Thirty-five years after the Heysel Stadium tragedy which claimed 39 lives, football fans worldwide reminisce on the dark events of the eighties.
The 1985 Heysel Stadium disaster remains a scar in the hearts of football fanatics, especially those who experienced the sad happenings.
One eyewitness to the tragic event, Ed Vulliamy, gave his accounts, confirming drunken fans of the English club began the riots. He recounted:
"We saw the row of dead bodies and the whooping. I especially recall the Liverpool fans whooping."
Photo of a football stadium | Photo: Pexels
Records show that the events, which took place in May 1985, claimed the lives of 39 people. The victims were among tens of thousands of football fans that trooped into the stadium to watch the historic match between Liverpool and Juventus.
Another witness, Bruno Guariri, who lost his son in the riots, expressed his grief, saying: "At night, I suddenly awake and see it all again. Heysel: that word will drive me mad."
He recounted how the events played out from his arrival at the stadium to see the match as a special gift to his son, Alberto, to witnessing the English crash through the fence, sending the Juventus fans on a fleeing rampage.
While some of the victims were trampled to death by other fleeing parties, the majority lost their lives when the weakened fence gave way completely, crushing them underneath the pile of bricks.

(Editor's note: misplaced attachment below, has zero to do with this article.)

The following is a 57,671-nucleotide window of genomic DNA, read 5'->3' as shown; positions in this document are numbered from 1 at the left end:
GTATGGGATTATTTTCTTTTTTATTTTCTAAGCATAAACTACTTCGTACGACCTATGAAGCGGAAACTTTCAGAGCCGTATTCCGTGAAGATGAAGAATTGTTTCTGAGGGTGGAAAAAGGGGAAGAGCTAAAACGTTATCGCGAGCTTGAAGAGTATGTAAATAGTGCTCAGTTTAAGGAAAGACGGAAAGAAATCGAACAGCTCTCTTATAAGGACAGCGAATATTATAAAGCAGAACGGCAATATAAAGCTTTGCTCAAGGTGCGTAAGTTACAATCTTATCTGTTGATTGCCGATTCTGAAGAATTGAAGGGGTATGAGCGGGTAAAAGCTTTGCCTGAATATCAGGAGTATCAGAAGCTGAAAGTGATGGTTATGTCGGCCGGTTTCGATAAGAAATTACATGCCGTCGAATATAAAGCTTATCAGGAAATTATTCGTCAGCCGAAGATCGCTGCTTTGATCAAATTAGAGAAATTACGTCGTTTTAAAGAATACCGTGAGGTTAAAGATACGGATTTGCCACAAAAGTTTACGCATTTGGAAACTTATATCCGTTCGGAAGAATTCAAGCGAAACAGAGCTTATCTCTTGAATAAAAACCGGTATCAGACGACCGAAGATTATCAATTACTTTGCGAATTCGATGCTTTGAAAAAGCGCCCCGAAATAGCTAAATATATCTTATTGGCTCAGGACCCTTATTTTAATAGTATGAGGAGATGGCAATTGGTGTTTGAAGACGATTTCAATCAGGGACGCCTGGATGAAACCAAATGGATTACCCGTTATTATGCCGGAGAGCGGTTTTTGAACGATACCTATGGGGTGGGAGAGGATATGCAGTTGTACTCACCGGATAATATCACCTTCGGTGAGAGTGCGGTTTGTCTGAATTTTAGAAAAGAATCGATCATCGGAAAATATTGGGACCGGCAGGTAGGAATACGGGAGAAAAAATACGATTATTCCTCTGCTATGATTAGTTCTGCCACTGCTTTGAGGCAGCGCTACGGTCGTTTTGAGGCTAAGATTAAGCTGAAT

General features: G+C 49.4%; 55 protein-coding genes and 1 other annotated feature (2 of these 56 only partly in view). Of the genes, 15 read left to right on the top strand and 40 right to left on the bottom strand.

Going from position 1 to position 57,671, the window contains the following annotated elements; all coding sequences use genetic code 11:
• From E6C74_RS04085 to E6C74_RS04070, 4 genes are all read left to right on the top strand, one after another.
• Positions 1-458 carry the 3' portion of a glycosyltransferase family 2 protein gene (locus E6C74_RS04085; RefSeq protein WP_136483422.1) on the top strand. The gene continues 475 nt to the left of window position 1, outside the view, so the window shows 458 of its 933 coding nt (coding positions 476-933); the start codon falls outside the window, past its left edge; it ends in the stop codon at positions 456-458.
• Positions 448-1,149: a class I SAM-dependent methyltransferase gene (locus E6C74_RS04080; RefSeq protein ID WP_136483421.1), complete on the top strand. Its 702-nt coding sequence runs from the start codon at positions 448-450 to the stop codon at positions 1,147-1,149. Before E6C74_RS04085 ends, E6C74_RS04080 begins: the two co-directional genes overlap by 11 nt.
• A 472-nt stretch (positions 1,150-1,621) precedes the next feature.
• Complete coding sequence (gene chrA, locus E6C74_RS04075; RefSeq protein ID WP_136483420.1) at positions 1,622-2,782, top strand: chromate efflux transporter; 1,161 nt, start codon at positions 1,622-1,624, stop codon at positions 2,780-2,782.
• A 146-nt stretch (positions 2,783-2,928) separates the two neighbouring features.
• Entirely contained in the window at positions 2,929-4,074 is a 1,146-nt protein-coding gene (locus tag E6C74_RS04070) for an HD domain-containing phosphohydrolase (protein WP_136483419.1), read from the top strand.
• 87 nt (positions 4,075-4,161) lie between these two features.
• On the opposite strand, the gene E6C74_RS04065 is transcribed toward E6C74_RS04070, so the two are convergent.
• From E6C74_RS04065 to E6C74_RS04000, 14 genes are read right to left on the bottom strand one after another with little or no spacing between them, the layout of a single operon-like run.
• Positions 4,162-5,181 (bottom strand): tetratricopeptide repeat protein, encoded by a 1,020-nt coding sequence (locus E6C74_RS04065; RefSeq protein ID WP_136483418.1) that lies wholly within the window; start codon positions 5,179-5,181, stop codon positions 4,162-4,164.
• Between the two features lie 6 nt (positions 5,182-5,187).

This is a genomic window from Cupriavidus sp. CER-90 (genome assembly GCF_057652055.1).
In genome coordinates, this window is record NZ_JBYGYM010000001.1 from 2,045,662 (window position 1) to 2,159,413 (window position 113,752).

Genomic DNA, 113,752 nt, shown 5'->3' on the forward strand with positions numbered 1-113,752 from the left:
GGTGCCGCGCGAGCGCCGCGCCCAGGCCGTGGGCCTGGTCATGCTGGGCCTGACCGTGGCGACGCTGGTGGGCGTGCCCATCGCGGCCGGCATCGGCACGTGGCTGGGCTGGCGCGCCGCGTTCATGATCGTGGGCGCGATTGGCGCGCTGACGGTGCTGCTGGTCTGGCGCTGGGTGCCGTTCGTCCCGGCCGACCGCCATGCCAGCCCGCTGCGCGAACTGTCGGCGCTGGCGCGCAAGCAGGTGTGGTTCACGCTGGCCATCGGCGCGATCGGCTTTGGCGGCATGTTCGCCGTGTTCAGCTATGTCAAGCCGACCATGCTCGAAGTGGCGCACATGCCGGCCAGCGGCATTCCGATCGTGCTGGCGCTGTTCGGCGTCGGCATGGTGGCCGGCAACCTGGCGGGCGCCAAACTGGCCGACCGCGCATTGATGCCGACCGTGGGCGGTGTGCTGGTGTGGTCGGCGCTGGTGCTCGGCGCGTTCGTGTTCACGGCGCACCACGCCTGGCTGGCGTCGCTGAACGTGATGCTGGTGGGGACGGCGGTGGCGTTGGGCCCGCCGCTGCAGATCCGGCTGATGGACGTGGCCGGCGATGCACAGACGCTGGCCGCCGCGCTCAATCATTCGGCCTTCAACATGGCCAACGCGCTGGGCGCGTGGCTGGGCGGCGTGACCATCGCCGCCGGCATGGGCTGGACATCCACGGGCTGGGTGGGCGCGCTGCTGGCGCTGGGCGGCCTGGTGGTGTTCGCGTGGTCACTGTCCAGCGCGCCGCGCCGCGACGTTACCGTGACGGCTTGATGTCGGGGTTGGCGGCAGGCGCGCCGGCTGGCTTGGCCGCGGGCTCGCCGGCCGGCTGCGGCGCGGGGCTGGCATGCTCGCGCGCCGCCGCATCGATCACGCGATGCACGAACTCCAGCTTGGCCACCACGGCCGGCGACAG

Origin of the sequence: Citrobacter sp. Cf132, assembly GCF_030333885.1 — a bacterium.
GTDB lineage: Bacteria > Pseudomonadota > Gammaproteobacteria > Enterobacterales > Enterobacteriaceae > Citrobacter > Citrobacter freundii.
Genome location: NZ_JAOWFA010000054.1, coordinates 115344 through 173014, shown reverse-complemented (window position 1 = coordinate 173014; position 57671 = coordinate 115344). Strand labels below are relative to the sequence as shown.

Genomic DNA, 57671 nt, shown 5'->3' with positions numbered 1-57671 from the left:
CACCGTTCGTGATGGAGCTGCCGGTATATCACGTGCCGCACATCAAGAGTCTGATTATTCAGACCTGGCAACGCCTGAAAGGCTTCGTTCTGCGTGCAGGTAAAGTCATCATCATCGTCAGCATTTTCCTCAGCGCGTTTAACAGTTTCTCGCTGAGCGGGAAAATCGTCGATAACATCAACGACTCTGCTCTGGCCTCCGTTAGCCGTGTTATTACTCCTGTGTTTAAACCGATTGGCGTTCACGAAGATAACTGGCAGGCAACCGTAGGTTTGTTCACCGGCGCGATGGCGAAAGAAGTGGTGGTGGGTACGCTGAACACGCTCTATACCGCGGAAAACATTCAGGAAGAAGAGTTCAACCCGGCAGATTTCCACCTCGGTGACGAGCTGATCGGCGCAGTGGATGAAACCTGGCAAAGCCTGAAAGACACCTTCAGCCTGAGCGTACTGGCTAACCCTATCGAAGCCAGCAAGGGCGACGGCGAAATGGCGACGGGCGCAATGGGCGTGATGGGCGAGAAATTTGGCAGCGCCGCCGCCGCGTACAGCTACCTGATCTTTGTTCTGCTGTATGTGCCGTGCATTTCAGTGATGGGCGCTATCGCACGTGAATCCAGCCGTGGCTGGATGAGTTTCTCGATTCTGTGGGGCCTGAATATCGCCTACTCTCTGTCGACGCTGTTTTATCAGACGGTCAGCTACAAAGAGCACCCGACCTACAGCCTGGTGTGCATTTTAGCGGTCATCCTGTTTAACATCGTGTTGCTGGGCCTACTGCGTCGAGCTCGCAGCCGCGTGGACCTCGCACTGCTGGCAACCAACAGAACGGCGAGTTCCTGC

Many hold a yearly memorial on May 29 to honor the football fans who lost their lives.
The tragedy led to the ban of all English clubs from playing in Europe for five years. A similar event happened four years later, during the 1989 FA cup semi-final in Hillsborough Stadium.
The match, played between Liverpool and Nottingham Forest, ended in a fatal crash by a weakened fence, claiming 96 Liverpool fans' lives.
Alan Hansen, BBC Sport football expert, and former footballer, tried to draw a connection between both incidents, apportioning the authorities most of the blame. He noted:
"The one common denominator on both occasions was very poor organization."
Hansen also reflected on how the tragic happenings in the dark football era of the 80s were fast becoming a neglected history. According to him, the tragedy went from being a daily memory to a weekly one, then monthly, until it eventually faded from people's hearts.
For over three decades, football fanatics have strived to ensure that the event of the Heysel Stadium does not fade into the halls of history like most sad memories.
To achieve that, many hold a yearly memorial on May 29 to honor the football fans who lost their lives. In May, the annual commemoration took place, as usual, to mark the 35th anniversary of the Heysel tragedy.
However, unlike in previous years, the ceremony witnessed a low turn out due to the ongoing novel coronavirus pandemic.
Notwithstanding, fans paid subtle tributes with remembrance plaques, in significant areas like the King Baudouin Stadium, now renamed after the 1985 tragedy, and on the Sir Kenny Dalglish Stand at Anfield.